Harry William Downing 1876-1915 Painter and Sailor of Southend-on-Sea and Bristol, and my third great uncle Harry was the third child of Henry and Harriet Downing, brother to Emily, Joseph and my great great grandmother Annie. He was born in Steeple, Essex, in 1876. I am pleased to say that Harry was not a bigamist … Continue reading Harry William Downing: Lost at Sea
While we are on the subject of the Whibley family (no, I still haven't heard from Ronan Quick), I thought I'd tell you a little bit about my great great grandfather, Richard Whibley, a school gardener.
For the last four months, one name has sat at the top of my AncestryDNA messages. Ronan Quick. Out of the 10,000+ AncestryDNA members who share some DNA with me, Ronan is my top match. But how am I related to Ronan, who lives in a tiny town on the other side of the world?
Jack and Herbert were the children of Emily Downing, the oldest daughter of Henry Downing. They were cousins to my great grandfather Frederick. They were both civilians killed during The Blitz.
Joseph is a relative that I still have many unanswered questions about - so you may find this post resurfaces in future with some updates. Who was his first wife, and where did she go?
Last time I wrote about the Beales of Biddenden. My Beale ancestor was not a Richard, but John Beale, the ninth of Rich Richard's ten children. Though not as wayward as his brother Crusty Richard, John also provided his share of headaches to the Beales. John's mother's (Frances Beale, nee Witherden) letters are kept by the Biddenden History Society, and according to a Beale cousin who has seen them, she was in frequent dismay at John's behaviour, which included gambling and sending his washing back to River Hall. Frances also expressed disapproval at John's choice of wife, Elizabeth Hope, so much so that she apparently forbade the marriage. John seems to have paid lip service only to her wishes and had four children with Elizabeth out of wedlock, giving them the surname "Beale Hope", before finally marrying her in 1850, four years before his mother's death but long after his father's. They went on to have another ten children after the wedding! Why did the Beales disapprove of Elizabeth so much?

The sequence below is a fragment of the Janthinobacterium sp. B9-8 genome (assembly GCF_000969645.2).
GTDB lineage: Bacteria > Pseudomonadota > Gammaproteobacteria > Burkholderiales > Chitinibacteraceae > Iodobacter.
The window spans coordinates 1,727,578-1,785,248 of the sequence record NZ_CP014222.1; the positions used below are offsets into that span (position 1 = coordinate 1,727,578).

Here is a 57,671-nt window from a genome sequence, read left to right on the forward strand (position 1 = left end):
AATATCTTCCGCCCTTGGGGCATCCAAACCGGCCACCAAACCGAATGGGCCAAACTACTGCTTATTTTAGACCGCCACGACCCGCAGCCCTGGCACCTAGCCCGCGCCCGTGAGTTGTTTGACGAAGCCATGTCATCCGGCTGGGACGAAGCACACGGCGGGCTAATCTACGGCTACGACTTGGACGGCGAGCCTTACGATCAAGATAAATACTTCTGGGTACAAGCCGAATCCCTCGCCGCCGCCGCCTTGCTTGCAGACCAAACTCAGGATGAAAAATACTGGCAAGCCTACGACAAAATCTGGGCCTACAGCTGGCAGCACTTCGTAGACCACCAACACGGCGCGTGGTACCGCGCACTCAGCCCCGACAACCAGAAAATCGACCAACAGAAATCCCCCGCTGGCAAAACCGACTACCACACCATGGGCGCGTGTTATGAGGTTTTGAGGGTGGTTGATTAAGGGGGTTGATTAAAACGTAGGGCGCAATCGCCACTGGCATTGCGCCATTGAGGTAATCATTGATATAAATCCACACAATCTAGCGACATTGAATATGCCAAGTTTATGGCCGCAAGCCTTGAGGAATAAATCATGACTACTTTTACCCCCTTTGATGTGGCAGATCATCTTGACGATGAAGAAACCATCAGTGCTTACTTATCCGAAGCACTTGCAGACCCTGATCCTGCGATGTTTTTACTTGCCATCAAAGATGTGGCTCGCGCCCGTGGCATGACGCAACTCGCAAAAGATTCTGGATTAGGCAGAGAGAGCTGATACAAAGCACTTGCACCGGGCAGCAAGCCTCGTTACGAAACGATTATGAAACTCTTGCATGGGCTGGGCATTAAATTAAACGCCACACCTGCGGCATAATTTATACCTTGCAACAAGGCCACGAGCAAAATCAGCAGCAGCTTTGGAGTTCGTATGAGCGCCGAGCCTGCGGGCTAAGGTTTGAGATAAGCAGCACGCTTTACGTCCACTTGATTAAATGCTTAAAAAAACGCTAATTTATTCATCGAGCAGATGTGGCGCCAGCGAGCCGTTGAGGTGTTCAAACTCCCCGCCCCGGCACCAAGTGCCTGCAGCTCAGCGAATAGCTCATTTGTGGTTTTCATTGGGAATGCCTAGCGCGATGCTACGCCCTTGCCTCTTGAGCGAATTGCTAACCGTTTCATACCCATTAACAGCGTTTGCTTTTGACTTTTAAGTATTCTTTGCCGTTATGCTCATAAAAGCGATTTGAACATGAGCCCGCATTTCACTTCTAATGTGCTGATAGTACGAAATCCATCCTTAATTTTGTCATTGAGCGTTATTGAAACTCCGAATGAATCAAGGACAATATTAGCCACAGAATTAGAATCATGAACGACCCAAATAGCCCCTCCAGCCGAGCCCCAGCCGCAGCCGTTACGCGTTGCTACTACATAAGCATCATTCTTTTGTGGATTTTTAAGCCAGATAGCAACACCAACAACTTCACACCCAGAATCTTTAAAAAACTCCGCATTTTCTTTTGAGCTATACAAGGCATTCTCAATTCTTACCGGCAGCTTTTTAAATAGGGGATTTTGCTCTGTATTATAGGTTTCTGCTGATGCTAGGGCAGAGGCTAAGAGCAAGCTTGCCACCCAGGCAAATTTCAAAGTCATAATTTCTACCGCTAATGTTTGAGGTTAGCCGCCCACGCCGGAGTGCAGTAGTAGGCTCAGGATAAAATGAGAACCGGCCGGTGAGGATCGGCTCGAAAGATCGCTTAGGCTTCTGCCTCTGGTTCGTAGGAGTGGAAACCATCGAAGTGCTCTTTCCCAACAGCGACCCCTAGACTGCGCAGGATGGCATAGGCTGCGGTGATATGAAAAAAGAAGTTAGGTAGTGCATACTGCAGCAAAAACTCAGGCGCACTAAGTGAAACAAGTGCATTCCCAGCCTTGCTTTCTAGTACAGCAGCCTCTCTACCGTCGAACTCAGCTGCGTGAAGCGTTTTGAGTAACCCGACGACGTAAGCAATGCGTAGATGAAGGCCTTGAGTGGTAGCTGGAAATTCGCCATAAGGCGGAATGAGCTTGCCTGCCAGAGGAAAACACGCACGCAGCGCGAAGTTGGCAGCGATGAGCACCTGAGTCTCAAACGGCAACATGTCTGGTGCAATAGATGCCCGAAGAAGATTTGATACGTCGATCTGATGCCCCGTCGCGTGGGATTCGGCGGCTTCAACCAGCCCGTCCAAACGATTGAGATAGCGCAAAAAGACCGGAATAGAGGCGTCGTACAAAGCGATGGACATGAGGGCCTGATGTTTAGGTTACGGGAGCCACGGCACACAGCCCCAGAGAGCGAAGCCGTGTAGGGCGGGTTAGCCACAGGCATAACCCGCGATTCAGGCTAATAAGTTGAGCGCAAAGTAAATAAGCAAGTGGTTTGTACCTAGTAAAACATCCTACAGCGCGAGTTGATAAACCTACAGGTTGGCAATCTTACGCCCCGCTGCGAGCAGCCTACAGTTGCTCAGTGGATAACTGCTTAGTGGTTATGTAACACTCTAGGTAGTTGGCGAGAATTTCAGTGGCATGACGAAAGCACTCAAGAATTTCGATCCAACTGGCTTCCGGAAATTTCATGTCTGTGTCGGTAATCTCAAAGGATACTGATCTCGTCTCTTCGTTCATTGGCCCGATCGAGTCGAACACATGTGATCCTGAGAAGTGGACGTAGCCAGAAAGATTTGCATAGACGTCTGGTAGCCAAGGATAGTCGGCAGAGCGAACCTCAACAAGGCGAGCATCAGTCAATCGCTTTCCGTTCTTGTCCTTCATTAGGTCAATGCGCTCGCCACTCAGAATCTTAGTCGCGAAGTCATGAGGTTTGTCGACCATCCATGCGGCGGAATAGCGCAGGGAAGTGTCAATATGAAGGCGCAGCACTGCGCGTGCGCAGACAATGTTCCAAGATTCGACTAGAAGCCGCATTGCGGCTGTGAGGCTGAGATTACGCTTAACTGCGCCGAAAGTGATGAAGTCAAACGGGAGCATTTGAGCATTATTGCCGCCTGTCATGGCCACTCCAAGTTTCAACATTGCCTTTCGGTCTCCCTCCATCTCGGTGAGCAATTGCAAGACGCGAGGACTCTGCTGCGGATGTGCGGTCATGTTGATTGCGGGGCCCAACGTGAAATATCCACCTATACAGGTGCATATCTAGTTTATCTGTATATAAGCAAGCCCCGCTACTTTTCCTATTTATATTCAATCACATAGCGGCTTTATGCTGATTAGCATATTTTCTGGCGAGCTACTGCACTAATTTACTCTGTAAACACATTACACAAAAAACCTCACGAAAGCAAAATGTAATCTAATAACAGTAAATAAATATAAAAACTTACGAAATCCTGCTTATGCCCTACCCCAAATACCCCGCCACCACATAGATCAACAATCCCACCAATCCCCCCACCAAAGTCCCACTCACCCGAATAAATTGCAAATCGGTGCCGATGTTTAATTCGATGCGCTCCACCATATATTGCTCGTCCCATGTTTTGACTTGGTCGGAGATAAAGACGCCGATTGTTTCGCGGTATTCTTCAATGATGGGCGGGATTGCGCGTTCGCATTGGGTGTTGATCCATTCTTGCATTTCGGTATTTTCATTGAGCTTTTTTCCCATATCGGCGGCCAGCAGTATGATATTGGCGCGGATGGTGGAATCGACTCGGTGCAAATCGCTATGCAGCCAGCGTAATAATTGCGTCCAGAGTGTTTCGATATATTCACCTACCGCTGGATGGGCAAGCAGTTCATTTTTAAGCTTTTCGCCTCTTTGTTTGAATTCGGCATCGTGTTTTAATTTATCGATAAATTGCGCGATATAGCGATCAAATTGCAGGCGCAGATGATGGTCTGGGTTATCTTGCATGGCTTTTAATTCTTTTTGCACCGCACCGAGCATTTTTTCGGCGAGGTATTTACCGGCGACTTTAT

Rich Richard came from a long line of successful Beales in Biddenden. They owned a beautiful country house called River Hall, which is still in existence now. Built in the 1400s and refurbished in the 1700s. It is now a listed building, probably worth several million pounds. River Hall was not only the Beales' home but the seat of their cloth-making business. It had been passed down through nine generations of Beales before this story begins. Said Beales had massive altar tombs in the churchyard at All Saints Church, Biddenden, and plaques in their memory within the church. They were clearly very rich and highly respected. How did they come to end up with nothing?
Genealogy really is the art of uncovering secrets, in most cases, the secrets of people who are long dead. Most of these secrets are far enough detached from your real life to be truly upsetting, but when you start delving into the past, you must be prepared for the possibility of finding something quite upsetting. Read more...
For a long time I believed that Samuel Downing, the first son of Southminster patriach Joseph Downing, had died in infancy. It seemed the logical conclusion - there was no sign of him in any of the Southminster records or anywhere else in England for that matter and the parish register from the relevant years that would show his burial had been destroyed. His mother and sister had also disappeared in this period, and his mother was clearly dead, as Joseph had remarried and described himself as a widower.Read more...
Randolph was a blue nosed greyhound, the son of national two prize winning greyhounds, High Tory and Heptarchy. He is better remembered than many of his human contemporaries. Read more